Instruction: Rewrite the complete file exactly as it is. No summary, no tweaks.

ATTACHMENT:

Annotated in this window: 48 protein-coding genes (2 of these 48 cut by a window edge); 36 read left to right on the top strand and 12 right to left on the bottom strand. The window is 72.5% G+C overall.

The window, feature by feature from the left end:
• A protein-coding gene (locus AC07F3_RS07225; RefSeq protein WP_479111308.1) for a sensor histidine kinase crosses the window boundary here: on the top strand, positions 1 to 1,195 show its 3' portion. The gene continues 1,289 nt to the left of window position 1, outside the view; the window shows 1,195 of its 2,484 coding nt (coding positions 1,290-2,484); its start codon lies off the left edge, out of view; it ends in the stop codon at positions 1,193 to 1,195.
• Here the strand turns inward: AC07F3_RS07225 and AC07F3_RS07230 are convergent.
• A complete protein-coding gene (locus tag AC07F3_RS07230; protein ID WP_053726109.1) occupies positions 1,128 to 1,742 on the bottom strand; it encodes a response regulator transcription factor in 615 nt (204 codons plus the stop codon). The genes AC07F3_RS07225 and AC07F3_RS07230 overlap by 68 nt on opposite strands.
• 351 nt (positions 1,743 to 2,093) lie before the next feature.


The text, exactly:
Annotated in this window: 48 protein-coding genes (2 of these 48 cut by a window edge); 36 read left to right on the top strand and 12 right to left on the bottom strand. The window is 72.5% G+C overall.

The window, feature by feature from the left end:
• A protein-coding gene (locus AC07F3_RS07225; RefSeq protein WP_479111308.1) for a sensor histidine kinase crosses the window boundary here: on the top strand, positions 1 to 1,195 show its 3' portion. The gene continues 1,289 nt to the left of window position 1, outside the view; the window shows 1,195 of its 2,484 coding nt (coding positions 1,290-2,484); its start codon lies off the left edge, out of view; it ends in the stop codon at positions 1,193 to 1,195.
• Here the strand turns inward: AC07F3_RS07225 and AC07F3_RS07230 are convergent.
• A complete protein-coding gene (locus tag AC07F3_RS07230; protein ID WP_053726109.1) occupies positions 1,128 to 1,742 on the bottom strand; it encodes a response regulator transcription factor in 615 nt (204 codons plus the stop codon). The genes AC07F3_RS07225 and AC07F3_RS07230 overlap by 68 nt on opposite strands.
• 351 nt (positions 1,743 to 2,093) lie before the next feature.